Every young tree needs a stake before it can stand upright under its own weight. The National Association of Home Builders (NAHB) recently announced two new initiatives to help the budding green building movement put down its own set of roots.

The NAHB announced the tandem projects during the 2008 International Builders Show in Orlando, Fla., in February 2008. The NAHB National Green Building Program, an education, verification and certification program, will enable U.S. builders anywhere to build green homes.

The program features an online scoring tool at the NAHB Web site, www.nahbgreen.org. The tool shows the builder how to accrue points in seven categories that include water, energy and resource efficiency; site development; indoor environmental quality; global impact; and homeowner education. The program sets point requirements in each category for three levels: bronze, silver and gold.

Homes are inspected and verified by local green experts, and the documentation is sent to the NAHB Research Center for review. If the project qualifies, the home can receive national certification from the research center.

The program also features new, expanded resources from NAHB, which local home builders’ associations may use to provide education, advocacy and promotional assistance to their green building members.

At the same time, the builders group announced its new National Green Building Standard, touting it as the first and only true consensus-based standard for residential green building. According to the NAHB, the standard will maintain the flexibility of green building practices while providing a common national benchmark for builders, remodelers and developers. The green building movement needs to achieve a common language and purpose for like-minded members of the home-building industry.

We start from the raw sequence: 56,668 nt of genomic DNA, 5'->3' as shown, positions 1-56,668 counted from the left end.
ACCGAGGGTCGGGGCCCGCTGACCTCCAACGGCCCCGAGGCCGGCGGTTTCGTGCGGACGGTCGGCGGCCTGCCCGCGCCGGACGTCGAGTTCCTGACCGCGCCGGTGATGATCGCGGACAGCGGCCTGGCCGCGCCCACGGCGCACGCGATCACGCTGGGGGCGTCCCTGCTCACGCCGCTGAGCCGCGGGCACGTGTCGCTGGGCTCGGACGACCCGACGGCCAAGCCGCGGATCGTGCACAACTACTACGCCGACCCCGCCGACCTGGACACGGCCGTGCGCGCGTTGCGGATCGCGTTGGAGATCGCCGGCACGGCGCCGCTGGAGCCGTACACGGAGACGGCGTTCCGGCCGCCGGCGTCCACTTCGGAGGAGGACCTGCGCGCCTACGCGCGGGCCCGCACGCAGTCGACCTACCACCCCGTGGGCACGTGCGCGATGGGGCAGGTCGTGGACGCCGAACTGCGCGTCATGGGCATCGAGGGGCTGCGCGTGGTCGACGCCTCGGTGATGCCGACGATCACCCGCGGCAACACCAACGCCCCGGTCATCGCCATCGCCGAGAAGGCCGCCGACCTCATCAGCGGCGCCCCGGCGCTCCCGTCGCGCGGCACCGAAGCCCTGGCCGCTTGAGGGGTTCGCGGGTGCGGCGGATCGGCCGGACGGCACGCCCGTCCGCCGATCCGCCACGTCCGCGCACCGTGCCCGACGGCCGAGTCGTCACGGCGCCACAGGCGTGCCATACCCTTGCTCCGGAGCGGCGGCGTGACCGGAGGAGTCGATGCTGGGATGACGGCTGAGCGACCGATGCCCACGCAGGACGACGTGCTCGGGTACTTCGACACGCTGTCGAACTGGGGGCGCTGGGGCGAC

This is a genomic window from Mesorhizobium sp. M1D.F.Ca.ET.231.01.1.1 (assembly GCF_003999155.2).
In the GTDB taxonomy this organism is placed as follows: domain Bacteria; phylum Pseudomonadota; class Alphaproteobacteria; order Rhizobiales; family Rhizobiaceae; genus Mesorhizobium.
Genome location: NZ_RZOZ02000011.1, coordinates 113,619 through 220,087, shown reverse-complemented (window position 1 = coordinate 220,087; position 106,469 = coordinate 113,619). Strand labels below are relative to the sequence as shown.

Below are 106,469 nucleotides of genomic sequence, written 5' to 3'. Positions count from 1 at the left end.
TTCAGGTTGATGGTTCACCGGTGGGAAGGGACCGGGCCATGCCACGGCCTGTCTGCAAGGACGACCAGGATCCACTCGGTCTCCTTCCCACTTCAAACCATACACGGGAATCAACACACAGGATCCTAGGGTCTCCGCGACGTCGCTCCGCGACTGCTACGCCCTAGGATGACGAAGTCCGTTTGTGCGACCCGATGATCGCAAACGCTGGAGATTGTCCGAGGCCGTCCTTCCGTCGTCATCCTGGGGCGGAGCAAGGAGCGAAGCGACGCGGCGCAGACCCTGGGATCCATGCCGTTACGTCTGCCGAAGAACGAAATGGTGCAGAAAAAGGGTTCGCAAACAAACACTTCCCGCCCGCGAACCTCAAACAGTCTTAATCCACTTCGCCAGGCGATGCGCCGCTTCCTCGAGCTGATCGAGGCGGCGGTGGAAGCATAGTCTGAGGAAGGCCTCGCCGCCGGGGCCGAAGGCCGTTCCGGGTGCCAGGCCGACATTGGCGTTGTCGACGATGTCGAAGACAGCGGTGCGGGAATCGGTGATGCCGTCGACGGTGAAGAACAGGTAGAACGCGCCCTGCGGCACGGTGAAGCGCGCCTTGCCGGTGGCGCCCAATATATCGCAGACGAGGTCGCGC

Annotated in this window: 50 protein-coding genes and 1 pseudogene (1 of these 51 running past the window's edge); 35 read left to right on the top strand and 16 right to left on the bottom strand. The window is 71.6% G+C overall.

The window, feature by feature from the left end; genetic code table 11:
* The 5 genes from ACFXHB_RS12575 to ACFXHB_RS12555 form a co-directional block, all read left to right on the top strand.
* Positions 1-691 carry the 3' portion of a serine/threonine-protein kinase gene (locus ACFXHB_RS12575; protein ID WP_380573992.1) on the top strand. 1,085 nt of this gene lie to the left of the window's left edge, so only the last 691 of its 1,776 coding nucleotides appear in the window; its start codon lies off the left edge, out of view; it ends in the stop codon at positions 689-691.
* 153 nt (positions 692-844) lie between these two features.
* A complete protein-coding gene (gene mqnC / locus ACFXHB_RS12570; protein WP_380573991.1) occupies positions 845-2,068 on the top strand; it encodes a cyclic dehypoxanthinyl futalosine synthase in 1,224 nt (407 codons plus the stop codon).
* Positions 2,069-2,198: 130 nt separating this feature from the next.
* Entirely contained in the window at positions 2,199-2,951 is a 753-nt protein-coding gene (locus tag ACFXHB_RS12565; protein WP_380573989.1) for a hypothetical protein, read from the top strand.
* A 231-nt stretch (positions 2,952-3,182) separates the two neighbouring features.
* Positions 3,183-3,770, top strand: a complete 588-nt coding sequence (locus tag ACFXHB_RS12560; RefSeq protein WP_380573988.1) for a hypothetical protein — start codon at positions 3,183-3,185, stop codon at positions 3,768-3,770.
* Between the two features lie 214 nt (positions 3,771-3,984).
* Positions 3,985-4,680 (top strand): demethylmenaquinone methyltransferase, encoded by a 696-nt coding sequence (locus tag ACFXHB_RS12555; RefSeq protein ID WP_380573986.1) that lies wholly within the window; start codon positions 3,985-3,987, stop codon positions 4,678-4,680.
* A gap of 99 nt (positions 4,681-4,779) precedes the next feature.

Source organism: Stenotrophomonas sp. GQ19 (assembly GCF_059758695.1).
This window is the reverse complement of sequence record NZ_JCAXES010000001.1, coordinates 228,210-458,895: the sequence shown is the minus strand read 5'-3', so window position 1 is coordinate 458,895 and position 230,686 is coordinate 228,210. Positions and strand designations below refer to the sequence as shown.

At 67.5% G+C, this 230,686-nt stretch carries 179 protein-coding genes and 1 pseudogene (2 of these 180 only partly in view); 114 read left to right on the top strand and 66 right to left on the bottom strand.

The standard is in its final comment period and is expected to be approved by the American National Standards Institute (ANSI) and published by NAHB and the International Code Council (ICC) in early spring 2008.

It is based on the three-year-old NAHB Model Green Home Building Guidelines, but enhanced to include residential remodeling, multifamily building, and lot and site development. It also reflects advancements in requirements in the International Residential Code and other changes that reflect the evolving nature of green building.

Like the guidelines on which they are based, the standard requires builders to include features in seven categories: energy, water and resource efficiency; site development; indoor environmental quality; and homeowner education. It also adds the higher emerald level to the guidelines’ bronze, silver and gold certification levels.